As with every other business, delegation is a big part of running large organisations, including farms. The landowner probably had several farms that needed his attention. For each farm, he would have hired a manager to oversee the work on a daily basis. Even though the manager should have been a trusted employee (rarely a slave), this does not mean that he could waive his carte blanche and do whatever he wanted. Cato seemed to be very suspicious of the managers and insists on holding them accountable.

He eloquently writes on the subject: “ When you have this straight, you can get down to calculating people and days’ work. If the work seems wanting the manager will say that he has done his best, slaves were sick, the weather was bad, slaves ran away or were requisitioned for public works: when he has put these and all his other arguments, bring him back to the calculation of workers and their work! If there was rainy weather, what work could have been done while it rained? — washing and pitching vats, cleaning farm buildings, shifting grain, shovelling dung, making a dung-heap, threshing grain, mending ropes and making new ones; the slaves could have been patching their own cloaks and hoods. On holidays they should have cleaned out blocked ditches, mended the public road, cut back hedges, dug the vegetable garden, cleared the meadow, cut sticks, pulled out brambles, husked the emmer, tidied up. While slaves were ill they ought not to have been given as much food.” It is astonishing the amount of detail he goes into. Just because the masters were wealthy, it did not mean they should not have intimate knowledge of shovelling dung, making heaps  of them, ordering the planting of the vegetable garden, or cutting sticks. Quite the opposite! Even the food portions for the slaves were important, if profit was to be had!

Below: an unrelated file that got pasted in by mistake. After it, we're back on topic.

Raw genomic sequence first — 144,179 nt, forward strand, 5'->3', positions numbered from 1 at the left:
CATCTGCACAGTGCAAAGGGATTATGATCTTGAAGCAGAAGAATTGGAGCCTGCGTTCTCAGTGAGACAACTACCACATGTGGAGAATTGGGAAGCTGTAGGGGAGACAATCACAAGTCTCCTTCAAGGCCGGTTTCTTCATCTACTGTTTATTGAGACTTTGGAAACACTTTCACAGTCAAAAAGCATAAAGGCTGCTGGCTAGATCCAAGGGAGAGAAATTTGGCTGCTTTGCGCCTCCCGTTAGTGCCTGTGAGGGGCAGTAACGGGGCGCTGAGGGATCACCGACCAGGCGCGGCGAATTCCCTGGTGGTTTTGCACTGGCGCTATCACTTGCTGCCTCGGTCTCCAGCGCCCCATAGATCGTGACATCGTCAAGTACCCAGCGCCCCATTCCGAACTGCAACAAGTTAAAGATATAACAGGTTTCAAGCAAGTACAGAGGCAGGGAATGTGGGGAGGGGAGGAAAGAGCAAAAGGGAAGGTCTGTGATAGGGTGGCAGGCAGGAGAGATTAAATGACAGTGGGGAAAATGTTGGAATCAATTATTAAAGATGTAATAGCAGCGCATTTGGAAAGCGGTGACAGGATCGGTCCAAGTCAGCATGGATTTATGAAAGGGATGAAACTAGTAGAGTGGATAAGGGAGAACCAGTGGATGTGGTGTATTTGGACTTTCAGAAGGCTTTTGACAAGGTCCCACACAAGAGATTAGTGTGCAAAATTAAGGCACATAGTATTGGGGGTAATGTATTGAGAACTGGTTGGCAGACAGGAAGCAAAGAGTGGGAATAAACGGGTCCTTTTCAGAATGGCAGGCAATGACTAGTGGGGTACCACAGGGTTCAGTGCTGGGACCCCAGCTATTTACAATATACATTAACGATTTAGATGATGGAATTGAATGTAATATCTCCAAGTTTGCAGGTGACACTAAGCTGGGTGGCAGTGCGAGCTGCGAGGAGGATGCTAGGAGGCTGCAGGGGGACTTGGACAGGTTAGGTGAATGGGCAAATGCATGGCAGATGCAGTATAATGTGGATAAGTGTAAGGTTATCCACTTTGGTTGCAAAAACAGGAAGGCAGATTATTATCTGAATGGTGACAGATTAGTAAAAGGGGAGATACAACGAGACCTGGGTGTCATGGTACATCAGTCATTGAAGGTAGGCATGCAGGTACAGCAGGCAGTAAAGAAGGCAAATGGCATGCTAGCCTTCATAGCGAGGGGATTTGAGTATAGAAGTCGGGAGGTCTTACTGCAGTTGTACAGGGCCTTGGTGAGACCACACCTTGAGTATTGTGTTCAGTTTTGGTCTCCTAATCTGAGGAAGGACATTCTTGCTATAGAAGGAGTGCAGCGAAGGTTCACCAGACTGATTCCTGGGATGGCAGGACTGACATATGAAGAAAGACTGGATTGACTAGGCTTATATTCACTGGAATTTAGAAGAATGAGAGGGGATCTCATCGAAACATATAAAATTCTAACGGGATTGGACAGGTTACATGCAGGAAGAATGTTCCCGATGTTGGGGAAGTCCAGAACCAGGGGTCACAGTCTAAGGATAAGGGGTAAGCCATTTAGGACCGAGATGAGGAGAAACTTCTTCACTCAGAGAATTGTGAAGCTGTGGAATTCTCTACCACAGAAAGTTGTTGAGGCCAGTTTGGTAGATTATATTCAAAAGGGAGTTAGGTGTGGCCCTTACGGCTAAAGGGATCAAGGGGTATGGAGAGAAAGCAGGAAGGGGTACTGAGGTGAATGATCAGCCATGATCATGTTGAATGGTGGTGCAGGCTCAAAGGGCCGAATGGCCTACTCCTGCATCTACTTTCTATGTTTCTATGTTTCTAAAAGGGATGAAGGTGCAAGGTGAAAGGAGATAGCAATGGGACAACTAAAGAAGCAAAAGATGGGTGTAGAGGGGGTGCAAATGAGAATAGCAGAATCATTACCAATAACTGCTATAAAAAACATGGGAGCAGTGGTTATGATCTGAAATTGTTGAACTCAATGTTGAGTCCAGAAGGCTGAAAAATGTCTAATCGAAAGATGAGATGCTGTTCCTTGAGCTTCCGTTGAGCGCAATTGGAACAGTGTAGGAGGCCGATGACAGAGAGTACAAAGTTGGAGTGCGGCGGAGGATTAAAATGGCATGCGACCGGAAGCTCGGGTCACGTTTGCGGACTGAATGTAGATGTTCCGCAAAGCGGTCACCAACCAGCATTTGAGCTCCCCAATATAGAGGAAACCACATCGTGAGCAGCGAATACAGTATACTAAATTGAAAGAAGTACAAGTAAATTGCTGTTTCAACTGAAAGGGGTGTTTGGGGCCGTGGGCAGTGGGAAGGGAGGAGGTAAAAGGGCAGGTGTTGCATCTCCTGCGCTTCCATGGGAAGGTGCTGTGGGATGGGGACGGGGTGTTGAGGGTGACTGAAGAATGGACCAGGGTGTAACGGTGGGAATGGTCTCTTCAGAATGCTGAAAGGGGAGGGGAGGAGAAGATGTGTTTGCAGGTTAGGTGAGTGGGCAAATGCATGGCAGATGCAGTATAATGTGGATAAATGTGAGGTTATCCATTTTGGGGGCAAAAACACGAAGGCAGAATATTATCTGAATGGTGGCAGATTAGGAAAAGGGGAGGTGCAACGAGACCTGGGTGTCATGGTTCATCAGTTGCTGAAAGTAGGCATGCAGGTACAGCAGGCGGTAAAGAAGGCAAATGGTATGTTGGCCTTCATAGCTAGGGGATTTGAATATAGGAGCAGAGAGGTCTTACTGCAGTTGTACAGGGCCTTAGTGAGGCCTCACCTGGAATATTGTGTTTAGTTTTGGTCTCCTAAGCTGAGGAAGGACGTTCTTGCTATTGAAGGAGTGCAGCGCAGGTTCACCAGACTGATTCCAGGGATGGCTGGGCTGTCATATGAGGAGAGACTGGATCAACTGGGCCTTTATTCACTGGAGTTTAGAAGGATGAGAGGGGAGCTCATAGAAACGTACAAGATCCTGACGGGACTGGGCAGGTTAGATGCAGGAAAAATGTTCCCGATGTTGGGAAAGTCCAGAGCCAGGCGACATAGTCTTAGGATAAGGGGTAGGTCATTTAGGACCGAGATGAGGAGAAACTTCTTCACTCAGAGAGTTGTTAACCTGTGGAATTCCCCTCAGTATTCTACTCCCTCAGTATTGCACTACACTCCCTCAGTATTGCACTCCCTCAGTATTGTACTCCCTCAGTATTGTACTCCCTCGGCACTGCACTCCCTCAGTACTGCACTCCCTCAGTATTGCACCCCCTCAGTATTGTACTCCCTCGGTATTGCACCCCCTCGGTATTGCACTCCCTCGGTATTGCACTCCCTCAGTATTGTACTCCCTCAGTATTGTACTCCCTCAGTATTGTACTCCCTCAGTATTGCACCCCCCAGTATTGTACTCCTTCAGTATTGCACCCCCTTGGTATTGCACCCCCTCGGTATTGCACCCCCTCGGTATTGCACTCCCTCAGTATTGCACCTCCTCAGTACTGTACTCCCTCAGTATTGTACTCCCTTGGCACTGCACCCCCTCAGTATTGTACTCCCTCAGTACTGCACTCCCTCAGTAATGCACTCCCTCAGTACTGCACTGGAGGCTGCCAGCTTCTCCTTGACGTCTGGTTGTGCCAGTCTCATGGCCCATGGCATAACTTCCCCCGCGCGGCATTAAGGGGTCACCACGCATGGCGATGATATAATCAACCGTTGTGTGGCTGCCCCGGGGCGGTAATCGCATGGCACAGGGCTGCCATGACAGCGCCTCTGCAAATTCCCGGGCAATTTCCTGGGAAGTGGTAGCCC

Once the details were understood, then it was important to put forward the right orders for buying equipment, for selling the products (vegetables, animals or slaves), and for contracting the workers. The orders should have been delivered both verbally as well as in writing, so that there was a clear chronological record of the decision making process. Back then, papyri would have been the means of accounts. Today its a laptop with elaborate software. In both cases the outcome would have been similar.